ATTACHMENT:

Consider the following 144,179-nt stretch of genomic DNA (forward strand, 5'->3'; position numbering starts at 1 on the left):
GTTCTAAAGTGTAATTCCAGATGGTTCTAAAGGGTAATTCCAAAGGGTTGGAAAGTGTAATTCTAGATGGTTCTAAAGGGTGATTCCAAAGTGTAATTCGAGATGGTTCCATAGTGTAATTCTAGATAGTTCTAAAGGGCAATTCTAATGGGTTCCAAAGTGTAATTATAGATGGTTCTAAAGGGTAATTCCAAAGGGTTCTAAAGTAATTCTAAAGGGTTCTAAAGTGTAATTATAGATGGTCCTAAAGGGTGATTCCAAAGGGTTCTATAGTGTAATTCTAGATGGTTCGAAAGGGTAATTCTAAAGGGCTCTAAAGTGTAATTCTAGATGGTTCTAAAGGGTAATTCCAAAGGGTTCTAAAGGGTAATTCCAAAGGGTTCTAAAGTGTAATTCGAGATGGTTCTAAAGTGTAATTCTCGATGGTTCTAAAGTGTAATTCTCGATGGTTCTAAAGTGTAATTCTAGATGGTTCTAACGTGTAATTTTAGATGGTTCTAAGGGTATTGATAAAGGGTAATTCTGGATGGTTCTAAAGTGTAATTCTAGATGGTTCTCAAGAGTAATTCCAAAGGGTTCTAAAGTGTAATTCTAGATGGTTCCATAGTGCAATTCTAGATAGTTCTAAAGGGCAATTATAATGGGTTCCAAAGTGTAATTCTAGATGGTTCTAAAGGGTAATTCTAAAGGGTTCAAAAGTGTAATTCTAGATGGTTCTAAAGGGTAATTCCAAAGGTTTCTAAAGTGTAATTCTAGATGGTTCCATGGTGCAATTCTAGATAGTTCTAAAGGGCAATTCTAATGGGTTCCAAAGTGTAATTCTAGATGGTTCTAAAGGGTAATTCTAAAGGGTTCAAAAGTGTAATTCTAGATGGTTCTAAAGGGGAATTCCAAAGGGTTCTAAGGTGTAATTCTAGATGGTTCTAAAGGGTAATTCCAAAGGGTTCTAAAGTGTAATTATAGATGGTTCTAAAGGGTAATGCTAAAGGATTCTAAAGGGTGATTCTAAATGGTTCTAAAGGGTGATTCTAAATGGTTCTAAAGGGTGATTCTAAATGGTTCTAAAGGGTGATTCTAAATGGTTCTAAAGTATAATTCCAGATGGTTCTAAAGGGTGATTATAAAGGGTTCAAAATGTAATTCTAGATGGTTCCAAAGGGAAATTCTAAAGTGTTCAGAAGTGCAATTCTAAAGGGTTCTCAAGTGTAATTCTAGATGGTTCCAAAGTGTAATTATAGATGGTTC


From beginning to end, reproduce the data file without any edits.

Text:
Consider the following 144,179-nt stretch of genomic DNA (forward strand, 5'->3'; position numbering starts at 1 on the left):
GTTCTAAAGTGTAATTCCAGATGGTTCTAAAGGGTAATTCCAAAGGGTTGGAAAGTGTAATTCTAGATGGTTCTAAAGGGTGATTCCAAAGTGTAATTCGAGATGGTTCCATAGTGTAATTCTAGATAGTTCTAAAGGGCAATTCTAATGGGTTCCAAAGTGTAATTATAGATGGTTCTAAAGGGTAATTCCAAAGGGTTCTAAAGTAATTCTAAAGGGTTCTAAAGTGTAATTATAGATGGTCCTAAAGGGTGATTCCAAAGGGTTCTATAGTGTAATTCTAGATGGTTCGAAAGGGTAATTCTAAAGGGCTCTAAAGTGTAATTCTAGATGGTTCTAAAGGGTAATTCCAAAGGGTTCTAAAGGGTAATTCCAAAGGGTTCTAAAGTGTAATTCGAGATGGTTCTAAAGTGTAATTCTCGATGGTTCTAAAGTGTAATTCTCGATGGTTCTAAAGTGTAATTCTAGATGGTTCTAACGTGTAATTTTAGATGGTTCTAAGGGTATTGATAAAGGGTAATTCTGGATGGTTCTAAAGTGTAATTCTAGATGGTTCTCAAGAGTAATTCCAAAGGGTTCTAAAGTGTAATTCTAGATGGTTCCATAGTGCAATTCTAGATAGTTCTAAAGGGCAATTATAATGGGTTCCAAAGTGTAATTCTAGATGGTTCTAAAGGGTAATTCTAAAGGGTTCAAAAGTGTAATTCTAGATGGTTCTAAAGGGTAATTCCAAAGGTTTCTAAAGTGTAATTCTAGATGGTTCCATGGTGCAATTCTAGATAGTTCTAAAGGGCAATTCTAATGGGTTCCAAAGTGTAATTCTAGATGGTTCTAAAGGGTAATTCTAAAGGGTTCAAAAGTGTAATTCTAGATGGTTCTAAAGGGGAATTCCAAAGGGTTCTAAGGTGTAATTCTAGATGGTTCTAAAGGGTAATTCCAAAGGGTTCTAAAGTGTAATTATAGATGGTTCTAAAGGGTAATGCTAAAGGATTCTAAAGGGTGATTCTAAATGGTTCTAAAGGGTGATTCTAAATGGTTCTAAAGGGTGATTCTAAATGGTTCTAAAGGGTGATTCTAAATGGTTCTAAAGTATAATTCCAGATGGTTCTAAAGGGTGATTATAAAGGGTTCAAAATGTAATTCTAGATGGTTCCAAAGGGAAATTCTAAAGTGTTCAGAAGTGCAATTCTAAAGGGTTCTCAAGTGTAATTCTAGATGGTTCCAAAGTGTAATTATAGATGGTTC